Writing about the benefits of orange sweet potatoes may not have been on Emma Bider’s mind when she was taking her first journalism class at Carleton.
But last summer, Bider found herself immersed in the particulars of the sweet potato as an intern at a small-town radio station in the West African country of Burkina Faso.
“They were using radio as a medium to encourage subsistent farmers to plant a type of sweet potato that is more nutritious than the red or white ones they typically plant,” said Bider, who was one of several journalism students who took part in an annual internship with the group Farm Radio International in Africa. “That trip changed the course of my studies and possibly my life. Now I’m planning to pursue a Master’s in Anthropology.”
Bider is one of dozens of students who have participated in the Centre for Media and Transitional Societies internship program since its inception in 2006. The program is organized by Carleton University’s School of Journalism and Communication.
The internship program began as part of a Carleton partnership with the National University of Rwanda and has since expanded to include placements across Africa and this year, in other locations in the developing world. This year, Carleton is partnering with WUSC and Farm Radio International on the program.
“Over the years these internships have provided our students with life-changing experiences and a rare opportunity early in their careers to live and work in the developing world,’’ said Prof. Allan Thompson, who established the original Rwanda project and continues to oversee the internships. “The CMTS initiative successfully advances the university’s strategic priority of providing students with opportunities to be knowledgeable, active citizens in the global community,” says School of Journalism and Communication Associate Director Susan Harada. This year’s participants will spend at least two months in countries such as Sri Lanka, Malawi, Vietnam, Burkina Faso, Ghana, or Tanzania.
Journalism alumna Marina von Stackelberg (‘14) has undertaken two of the internships, beginning with an assignment at a new television network in Kigali, Rwanda in the summer of 2013.
“I was assigned to the first independent television news station in the country,” says von Stackelberg . “It was really exciting to be doing stories about Rwanda for Rwandans. It informed my experience as a reporter to see how the media works in other parts of the world.”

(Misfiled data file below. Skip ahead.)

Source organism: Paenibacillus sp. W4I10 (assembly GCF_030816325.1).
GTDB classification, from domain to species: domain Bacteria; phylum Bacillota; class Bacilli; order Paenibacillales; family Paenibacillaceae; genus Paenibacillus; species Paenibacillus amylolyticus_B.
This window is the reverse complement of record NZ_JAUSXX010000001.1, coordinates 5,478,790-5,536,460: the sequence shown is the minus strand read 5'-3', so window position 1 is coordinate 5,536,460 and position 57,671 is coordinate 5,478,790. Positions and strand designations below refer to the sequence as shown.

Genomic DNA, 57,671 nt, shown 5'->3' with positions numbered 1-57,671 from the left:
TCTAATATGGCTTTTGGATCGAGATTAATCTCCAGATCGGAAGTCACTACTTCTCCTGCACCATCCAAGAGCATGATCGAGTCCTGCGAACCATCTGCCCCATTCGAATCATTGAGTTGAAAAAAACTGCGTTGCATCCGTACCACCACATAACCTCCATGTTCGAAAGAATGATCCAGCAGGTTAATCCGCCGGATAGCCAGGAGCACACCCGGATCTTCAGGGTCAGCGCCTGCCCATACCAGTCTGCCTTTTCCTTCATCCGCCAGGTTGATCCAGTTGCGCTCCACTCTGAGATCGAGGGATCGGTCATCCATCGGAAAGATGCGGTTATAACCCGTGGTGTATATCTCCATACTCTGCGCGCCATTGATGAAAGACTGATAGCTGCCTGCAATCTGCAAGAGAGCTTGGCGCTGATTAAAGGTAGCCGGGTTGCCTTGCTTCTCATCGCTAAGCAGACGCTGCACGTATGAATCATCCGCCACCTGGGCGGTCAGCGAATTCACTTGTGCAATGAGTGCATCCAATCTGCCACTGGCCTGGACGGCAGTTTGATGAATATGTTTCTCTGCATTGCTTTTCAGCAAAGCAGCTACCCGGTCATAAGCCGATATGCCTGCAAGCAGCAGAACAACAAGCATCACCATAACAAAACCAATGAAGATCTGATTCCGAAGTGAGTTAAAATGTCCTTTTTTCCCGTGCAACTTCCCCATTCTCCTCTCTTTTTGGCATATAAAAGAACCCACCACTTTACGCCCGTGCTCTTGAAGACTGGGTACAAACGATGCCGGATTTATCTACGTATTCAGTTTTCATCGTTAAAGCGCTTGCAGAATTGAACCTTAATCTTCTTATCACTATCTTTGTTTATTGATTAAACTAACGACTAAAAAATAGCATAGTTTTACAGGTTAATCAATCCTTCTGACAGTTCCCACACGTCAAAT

On her second internship in 2014, von Stackelberg traveled to Ghana, where she joined Farm Radio International’s campaign to promote the use of the orange sweet potato.
Like Emma Bider in Burkina Faso, she served as a communications officer for the group: taking photos, interviewing farmers and radio broadcasters, and recording cooking shows.
Bider says she was struck by the professionalism of the broadcasters. “They were using radio as a means to disseminate the message. They interviewed farmers about the planting, experts about the nutrition, and then everyday cooks about how they were cooking the sweet potatoes.”
Sometimes, they themselves were the focus of attention, says Marina. “You’re trying to be a fly on the wall, but it was hard not to stand out. Local reporters wanted to talk to me and children would yell to me while I was recording.”
After two internships with the program, von Stackelberg recommends it to incoming students. “This was one of the reasons I chose to come to Carleton—just to have the chance to do this,” she says. “We were able to help farmers improve their livelihoods.”
The internships provide students with a $3,000 scholarship to offset travel and living costs. Support for the program comes from the School of Journalism, the Faculty of Public Affairs, FGPA, the Provost/VP Academic, and the Reader’s Digest Foundation.
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